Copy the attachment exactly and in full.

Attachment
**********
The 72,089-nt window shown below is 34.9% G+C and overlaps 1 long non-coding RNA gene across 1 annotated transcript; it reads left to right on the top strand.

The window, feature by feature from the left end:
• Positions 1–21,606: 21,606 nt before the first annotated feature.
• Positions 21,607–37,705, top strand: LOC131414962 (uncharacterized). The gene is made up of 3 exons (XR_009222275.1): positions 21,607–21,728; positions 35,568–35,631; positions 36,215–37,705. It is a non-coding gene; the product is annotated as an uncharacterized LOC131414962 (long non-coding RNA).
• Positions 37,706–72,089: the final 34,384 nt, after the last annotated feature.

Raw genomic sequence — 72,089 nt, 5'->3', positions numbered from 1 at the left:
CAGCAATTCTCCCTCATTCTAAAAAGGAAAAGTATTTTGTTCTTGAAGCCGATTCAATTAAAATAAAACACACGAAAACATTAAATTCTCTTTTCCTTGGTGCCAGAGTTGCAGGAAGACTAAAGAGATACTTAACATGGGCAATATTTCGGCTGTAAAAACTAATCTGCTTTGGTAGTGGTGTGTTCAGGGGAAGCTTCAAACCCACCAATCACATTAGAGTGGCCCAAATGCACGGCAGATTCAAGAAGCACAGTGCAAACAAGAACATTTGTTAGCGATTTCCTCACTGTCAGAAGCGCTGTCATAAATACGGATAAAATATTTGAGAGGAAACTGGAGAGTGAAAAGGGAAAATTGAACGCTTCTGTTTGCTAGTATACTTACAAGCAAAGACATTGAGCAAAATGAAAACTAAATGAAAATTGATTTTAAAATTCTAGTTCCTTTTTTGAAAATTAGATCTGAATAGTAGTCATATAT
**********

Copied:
The 72,089-nt window shown below is 34.9% G+C and overlaps 1 long non-coding RNA gene across 1 annotated transcript; it reads left to right on the top strand.

The window, feature by feature from the left end:
• Positions 1–21,606: 21,606 nt before the first annotated feature.
• Positions 21,607–37,705, top strand: LOC131414962 (uncharacterized). The gene is made up of 3 exons (XR_009222275.1): positions 21,607–21,728; positions 35,568–35,631; positions 36,215–37,705. It is a non-coding gene; the product is annotated as an uncharacterized LOC131414962 (long non-coding RNA).
• Positions 37,706–72,089: the final 34,384 nt, after the last annotated feature.

Raw genomic sequence — 72,089 nt, 5'->3', positions numbered from 1 at the left:
CAGCAATTCTCCCTCATTCTAAAAAGGAAAAGTATTTTGTTCTTGAAGCCGATTCAATTAAAATAAAACACACGAAAACATTAAATTCTCTTTTCCTTGGTGCCAGAGTTGCAGGAAGACTAAAGAGATACTTAACATGGGCAATATTTCGGCTGTAAAAACTAATCTGCTTTGGTAGTGGTGTGTTCAGGGGAAGCTTCAAACCCACCAATCACATTAGAGTGGCCCAAATGCACGGCAGATTCAAGAAGCACAGTGCAAACAAGAACATTTGTTAGCGATTTCCTCACTGTCAGAAGCGCTGTCATAAATACGGATAAAATATTTGAGAGGAAACTGGAGAGTGAAAAGGGAAAATTGAACGCTTCTGTTTGCTAGTATACTTACAAGCAAAGACATTGAGCAAAATGAAAACTAAATGAAAATTGATTTTAAAATTCTAGTTCCTTTTTTGAAAATTAGATCTGAATAGTAGTCATATAT